The fact that springtails occur in so many different places can be explained by the fact that they have been around for more than 400 million years! They have thus had enough time to adapt to all kinds of habitats.
What do springtails eat?
This has already been mentioned in the article on insects. Springtails are so-called detritus eaters. This means that they prefer to eat dead plant material. This makes them an important part of the cleanup crew in your closed terrarium. They thus fill a gap in the nutrient cycle.
In principle, they eat virtually all dead material in your closed terrarium sooner or later. Some species are concentrated on certain food. There are some that prefer to eat mushrooms. Others prefer algae. Some of them are carnivores and still others like pollen from flowers best. Actually, however, all species eat everything if there's nothing else to eat.
They can even eat heavy metals and are thus often the first creatures to reestablish themselves in disturbed ecosystems. Although you will (hopefully) not have any heavy metals in your closed terrarium, it shows well how resilient these little animals are.
Through their excretions, they give the substrate a natural fertilizer, which they distribute well all by themselves, making it a bioactive substrate. Springtails only become harmful when there are not enough dead plants left. Then they start attacking the roots of the living plants. So you should always keep an eye on whether there is enough detritus left. If not, you can just put a dead leaf in your closed terrarium yourself. This should last long enough for the little guys.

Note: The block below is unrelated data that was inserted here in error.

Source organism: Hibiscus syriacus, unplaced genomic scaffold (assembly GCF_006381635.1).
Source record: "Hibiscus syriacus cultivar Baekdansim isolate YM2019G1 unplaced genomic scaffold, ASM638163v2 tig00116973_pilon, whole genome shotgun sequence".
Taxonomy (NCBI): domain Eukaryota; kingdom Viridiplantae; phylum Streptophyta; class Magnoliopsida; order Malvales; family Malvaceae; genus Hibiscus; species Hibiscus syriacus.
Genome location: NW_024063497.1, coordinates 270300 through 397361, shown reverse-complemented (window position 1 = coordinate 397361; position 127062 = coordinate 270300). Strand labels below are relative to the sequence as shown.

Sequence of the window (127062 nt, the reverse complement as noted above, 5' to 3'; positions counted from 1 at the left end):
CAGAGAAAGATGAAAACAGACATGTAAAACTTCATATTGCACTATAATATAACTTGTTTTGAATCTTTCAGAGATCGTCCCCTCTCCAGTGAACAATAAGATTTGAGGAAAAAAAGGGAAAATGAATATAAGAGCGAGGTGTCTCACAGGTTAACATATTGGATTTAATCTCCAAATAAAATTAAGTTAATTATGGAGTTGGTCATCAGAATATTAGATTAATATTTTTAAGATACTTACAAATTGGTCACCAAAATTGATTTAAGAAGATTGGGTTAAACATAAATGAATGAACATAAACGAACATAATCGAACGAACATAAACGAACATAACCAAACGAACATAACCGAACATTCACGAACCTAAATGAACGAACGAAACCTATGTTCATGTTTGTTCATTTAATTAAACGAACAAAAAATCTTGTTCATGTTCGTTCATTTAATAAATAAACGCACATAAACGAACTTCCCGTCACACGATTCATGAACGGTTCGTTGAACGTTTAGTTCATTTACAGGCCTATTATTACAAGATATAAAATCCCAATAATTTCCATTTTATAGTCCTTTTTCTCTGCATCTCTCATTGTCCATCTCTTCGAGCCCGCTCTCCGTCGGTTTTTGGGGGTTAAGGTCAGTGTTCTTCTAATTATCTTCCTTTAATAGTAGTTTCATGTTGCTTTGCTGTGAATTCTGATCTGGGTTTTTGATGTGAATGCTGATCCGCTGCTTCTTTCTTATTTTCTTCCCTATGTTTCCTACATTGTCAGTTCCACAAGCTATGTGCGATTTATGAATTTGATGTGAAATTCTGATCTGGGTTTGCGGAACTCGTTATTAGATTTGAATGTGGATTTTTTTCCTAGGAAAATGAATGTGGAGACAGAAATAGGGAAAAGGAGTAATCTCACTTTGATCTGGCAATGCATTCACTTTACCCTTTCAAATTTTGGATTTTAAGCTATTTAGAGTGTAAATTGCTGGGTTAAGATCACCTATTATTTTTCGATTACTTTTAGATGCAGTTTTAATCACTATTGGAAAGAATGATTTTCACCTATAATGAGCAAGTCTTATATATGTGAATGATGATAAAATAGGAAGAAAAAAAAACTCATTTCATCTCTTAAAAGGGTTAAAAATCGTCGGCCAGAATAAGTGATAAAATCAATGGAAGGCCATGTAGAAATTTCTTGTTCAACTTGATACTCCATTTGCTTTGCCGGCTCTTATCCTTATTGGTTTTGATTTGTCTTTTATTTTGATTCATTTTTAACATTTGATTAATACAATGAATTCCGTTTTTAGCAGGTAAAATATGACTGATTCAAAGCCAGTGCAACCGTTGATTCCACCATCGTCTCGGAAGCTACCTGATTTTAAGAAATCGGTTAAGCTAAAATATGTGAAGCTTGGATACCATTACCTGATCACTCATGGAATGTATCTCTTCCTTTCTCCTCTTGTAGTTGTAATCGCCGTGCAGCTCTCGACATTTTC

Are springtails dangerous to humans?
No, springtails are absolutely harmless to humans. They can bite, but you will hardly notice bites from springtails. The largest springtail species are only 17mm in size. Their jaws are so small that their bites hardly feel more painful than mosquito bites. Anyway, springtails have no intention of biting you. Rather, they jump away out of fear.
Springtails are also not poisonous. So you don't have to worry about them leaving itchy or burning spots if you have several of them on your skin.
How far do springtails jump?
Their name is really fitting here. They didn't get it for nothing. They can jump up to 100 times farther than their body length. So between the smallest and the largest, that equates to distances of 1cm to 1.7m! That is so incredibly far that we should briefly compare this to humans to fathom it completely.
If the average person with a height of 1.7m could jump as far as springtails, they could jump a whole 170m. So they could jump almost two soccer fields.
To jump this far, springtails have a spring-like leg under their rear end. With this, they can accelerate almost immediately to a speed of about 5km/h. This may sound very little at first, but it is super fast for such a small animal. This may sound very little at first, but it is super fast for such a small animal.
This is used only as an escape mechanism. A springtail can therefore not control in which direction it is flung. In principle, you can really think of it as a kind of ejection seat for emergencies. 5km/h are absolutely sufficient for most threats.